5. Income tax incentive scheme for seasonal agricultural workers
- FCI has identified the urgent need for a seasonal Income Tax Incentive or Special Seasonal Machinery Skills Allowance Scheme to allow farmers’ sons and daughters to work with a locally-based Farm & Forestry Contractor during the seasonal summer months and then to revert back to farm work during the lower demand winter period.
- FCI believes that it is important to working in a rural-based Agricultural/Farm & Forestry Contractor business an attractive seasonal employment option through a special allowance system tailored to meet the needs of weather-dependent seasonal agricultural work.
6. Contractors support for new environmental machine technology through farm subsidy
- FCI has requested the Minister for Finance and Public Expenditure, Mr. Paschal Donohoe, T.D., to provide funding for the extension of the Green Low-Carbon Agri-environment Scheme (GLAS) scheme to all farmers in the form of the current voucher worth €1.20/cubic metre where the slurry is spread by contractor-invoiced Low Emission Slurry Spreading (LESS) systems. This approach will ensure more efficient use of the State’s investment in this modern and skill demanding machinery while ensuring that a national LESS record is created and managed to make significant progress in the Government stated target of reducing Green House emissions from the sector.
7. Carbon tax rebate against tax for Agricultural/Farm Contractors
- Farm Contractors are not eligible for this Carbon Tax write-off, even though all of their work activities are for farmers. FCI requested that Agricultural/Farm & Forestry Contractors, who are Revenue Commissioners registered and employ a minimum of four full-time machine operators, should be allowed a similar annual Carbon Tax deduction against business profits.
8. Support for grass-based bio-digesters in Ireland
- The Association of Farm & Forestry Contractors in Ireland (FCI) requested that the Minister for Finance and Public Reform, through the offices of the Minister for Communications, Climate Action and Environment, provide support for the establishment of a grass-based bio-digester sector in Ireland.
- Agricultural/farm & forestry contractors are well equipped and have shown the capacity to carry out the efficient mechanisation work of harvesting large areas of high quality and energy-rich grass. Rather than using imported wood chip for any proposed Renewable Heat Incentive Scheme (RHI), FCI believes that using grass as Ireland’s most productive crop will mean additional rural-based jobs as grass harvesting cannot be outsourced to another country. It will allow for greater use of local labour and technology resources to produce an environmentally clean and sustainable energy source that is sympathetic to the Irish landscape.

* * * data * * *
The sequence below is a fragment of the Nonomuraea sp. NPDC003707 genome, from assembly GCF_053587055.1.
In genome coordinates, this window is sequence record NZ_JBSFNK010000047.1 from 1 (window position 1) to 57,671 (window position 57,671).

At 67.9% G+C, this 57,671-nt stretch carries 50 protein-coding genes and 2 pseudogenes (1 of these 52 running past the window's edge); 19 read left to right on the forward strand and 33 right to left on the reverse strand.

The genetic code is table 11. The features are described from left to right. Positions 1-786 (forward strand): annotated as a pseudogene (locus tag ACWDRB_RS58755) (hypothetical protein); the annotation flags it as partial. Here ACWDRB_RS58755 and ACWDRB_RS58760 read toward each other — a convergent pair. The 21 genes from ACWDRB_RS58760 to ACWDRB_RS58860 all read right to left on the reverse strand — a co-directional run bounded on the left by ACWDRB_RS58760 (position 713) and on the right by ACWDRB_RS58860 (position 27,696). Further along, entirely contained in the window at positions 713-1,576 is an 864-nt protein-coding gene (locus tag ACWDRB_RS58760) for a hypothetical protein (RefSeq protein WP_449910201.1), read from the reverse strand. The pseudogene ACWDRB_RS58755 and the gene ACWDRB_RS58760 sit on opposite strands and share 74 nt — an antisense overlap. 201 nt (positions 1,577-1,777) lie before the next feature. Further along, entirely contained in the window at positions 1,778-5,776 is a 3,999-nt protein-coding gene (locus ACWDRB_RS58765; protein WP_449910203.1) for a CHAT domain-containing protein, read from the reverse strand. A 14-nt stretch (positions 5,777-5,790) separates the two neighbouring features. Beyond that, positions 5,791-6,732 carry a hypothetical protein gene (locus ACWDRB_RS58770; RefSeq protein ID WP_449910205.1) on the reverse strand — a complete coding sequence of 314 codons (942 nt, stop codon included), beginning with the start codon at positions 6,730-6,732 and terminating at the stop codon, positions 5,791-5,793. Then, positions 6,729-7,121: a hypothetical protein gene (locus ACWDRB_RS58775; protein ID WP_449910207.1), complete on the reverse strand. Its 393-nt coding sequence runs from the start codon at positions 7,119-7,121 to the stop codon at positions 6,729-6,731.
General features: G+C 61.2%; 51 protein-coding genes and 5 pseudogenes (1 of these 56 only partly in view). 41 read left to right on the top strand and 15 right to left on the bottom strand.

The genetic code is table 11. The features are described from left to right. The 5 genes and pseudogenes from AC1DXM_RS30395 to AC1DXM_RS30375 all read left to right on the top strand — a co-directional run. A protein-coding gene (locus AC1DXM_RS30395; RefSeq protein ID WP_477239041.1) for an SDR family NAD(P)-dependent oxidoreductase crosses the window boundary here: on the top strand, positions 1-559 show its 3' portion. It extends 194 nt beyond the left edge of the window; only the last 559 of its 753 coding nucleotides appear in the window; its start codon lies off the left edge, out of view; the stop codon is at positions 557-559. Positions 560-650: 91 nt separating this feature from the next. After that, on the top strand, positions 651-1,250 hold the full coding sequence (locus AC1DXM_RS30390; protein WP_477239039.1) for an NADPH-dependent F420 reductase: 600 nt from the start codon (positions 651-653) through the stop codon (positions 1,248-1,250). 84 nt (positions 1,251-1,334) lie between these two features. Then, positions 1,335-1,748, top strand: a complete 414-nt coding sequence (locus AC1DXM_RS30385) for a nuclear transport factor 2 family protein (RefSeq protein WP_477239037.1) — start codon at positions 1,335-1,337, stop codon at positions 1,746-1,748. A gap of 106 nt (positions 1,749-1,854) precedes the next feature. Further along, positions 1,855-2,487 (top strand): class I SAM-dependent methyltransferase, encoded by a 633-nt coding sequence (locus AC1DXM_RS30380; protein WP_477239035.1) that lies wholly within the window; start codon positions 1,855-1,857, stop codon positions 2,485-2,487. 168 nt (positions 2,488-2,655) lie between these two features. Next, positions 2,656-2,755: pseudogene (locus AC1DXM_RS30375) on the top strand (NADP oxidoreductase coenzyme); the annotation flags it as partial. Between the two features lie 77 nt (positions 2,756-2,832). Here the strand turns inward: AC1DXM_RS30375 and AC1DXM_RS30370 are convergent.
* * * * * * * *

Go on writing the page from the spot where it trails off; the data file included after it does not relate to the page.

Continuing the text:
9. Training programme for farm contractor employees
- FCI is requesting the creation of a dedicated Agricultural/Farm & Forestry Contractor Tractor Operator three-year apprenticeship programme along similar lines to that available in the Road Haulage sector. The FCI apprenticeship would cover every facet of tractor and machine operation for Irish conditions.
10. Meal allowance for employees of Agricultural/Farm & Forestry Contractors
- FCI is requesting that Agricultural/Farm & Forestry Contractors, who are Revenue Commissioner registered, should be allowed a daily meal allowance for all of their operators in the same way that road haulage contractor operators are allowed a similar tax-free daily meal allowance. FCI believes that the precedence set in the road haulage sector can justifiably be transferred to the Agricultural/Farm & Forestry Contractor sector due to the changed demographic structure of rural Ireland, where contractor teams now rarely get fed on farms where they are working on.